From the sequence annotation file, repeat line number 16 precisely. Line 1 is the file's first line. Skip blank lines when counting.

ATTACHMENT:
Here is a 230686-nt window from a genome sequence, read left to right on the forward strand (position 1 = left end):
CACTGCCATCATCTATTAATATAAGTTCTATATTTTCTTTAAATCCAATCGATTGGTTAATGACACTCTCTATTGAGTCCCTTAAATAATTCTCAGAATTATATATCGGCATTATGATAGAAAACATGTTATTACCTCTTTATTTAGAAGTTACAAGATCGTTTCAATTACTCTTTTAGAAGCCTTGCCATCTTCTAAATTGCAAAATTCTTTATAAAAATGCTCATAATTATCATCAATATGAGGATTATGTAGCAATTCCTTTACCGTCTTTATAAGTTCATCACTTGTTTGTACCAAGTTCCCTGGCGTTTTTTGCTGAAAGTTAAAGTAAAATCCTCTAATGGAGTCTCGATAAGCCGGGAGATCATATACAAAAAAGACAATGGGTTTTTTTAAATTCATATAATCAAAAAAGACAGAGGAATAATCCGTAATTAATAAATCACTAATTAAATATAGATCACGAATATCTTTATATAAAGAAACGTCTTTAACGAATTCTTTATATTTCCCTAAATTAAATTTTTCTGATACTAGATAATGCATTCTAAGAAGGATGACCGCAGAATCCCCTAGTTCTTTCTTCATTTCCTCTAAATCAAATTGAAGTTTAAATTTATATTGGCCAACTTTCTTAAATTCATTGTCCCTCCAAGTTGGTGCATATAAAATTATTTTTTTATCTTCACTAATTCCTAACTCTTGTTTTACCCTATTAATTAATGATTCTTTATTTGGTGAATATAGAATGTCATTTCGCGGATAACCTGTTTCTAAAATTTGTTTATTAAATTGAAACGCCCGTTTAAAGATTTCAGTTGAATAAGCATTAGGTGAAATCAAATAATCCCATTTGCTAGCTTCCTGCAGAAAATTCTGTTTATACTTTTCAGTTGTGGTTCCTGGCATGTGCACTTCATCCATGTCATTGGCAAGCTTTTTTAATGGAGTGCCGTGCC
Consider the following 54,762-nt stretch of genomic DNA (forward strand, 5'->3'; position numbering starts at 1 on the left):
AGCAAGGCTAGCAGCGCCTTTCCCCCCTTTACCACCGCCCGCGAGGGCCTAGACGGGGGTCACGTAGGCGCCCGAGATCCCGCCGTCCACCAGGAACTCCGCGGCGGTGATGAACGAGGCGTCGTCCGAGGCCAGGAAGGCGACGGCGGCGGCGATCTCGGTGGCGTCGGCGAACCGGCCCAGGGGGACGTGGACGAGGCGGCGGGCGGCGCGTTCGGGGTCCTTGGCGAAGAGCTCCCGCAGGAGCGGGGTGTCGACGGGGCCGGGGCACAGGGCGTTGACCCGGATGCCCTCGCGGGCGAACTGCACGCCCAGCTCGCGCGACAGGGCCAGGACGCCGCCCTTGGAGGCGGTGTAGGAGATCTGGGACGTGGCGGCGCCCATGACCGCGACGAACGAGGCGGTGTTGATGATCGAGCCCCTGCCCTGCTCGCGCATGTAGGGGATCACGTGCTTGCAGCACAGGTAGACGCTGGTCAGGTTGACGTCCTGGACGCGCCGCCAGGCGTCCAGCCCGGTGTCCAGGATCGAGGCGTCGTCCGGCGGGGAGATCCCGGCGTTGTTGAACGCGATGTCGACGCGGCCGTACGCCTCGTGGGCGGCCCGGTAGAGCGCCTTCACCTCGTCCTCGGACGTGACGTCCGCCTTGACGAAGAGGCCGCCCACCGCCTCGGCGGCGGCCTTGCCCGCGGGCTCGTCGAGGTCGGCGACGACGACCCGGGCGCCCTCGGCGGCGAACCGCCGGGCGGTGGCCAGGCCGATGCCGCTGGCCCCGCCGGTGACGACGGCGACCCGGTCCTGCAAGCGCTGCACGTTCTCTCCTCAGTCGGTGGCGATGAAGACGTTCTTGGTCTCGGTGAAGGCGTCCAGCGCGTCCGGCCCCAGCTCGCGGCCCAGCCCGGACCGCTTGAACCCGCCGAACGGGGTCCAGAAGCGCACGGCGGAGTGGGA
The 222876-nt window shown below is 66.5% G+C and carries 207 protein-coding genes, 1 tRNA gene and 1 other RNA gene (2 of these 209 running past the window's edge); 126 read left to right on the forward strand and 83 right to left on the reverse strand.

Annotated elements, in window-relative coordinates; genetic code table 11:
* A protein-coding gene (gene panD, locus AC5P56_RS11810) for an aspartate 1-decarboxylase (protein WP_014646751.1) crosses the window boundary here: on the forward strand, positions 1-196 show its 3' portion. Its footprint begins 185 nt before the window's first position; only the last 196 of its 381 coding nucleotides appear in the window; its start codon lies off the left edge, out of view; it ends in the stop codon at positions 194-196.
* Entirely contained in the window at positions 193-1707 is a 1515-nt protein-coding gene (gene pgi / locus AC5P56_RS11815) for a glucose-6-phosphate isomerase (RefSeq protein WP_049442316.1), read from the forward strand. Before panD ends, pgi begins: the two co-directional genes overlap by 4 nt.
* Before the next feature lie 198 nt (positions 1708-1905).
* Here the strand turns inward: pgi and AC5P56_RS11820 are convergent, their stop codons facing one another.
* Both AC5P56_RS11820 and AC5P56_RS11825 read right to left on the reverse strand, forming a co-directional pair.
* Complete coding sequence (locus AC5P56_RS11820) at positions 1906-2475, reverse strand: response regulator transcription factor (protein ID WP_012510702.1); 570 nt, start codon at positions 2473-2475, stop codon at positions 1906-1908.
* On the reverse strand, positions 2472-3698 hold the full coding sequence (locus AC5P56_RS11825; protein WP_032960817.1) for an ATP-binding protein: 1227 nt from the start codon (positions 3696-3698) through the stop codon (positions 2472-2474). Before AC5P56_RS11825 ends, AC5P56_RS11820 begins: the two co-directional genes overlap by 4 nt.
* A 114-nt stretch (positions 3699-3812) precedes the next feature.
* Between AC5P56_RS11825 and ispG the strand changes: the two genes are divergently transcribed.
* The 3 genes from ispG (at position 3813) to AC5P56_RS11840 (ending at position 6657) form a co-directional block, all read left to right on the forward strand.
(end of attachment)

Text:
* The 3 genes from ispG (at position 3813) to AC5P56_RS11840 (ending at position 6657) form a co-directional block, all read left to right on the forward strand.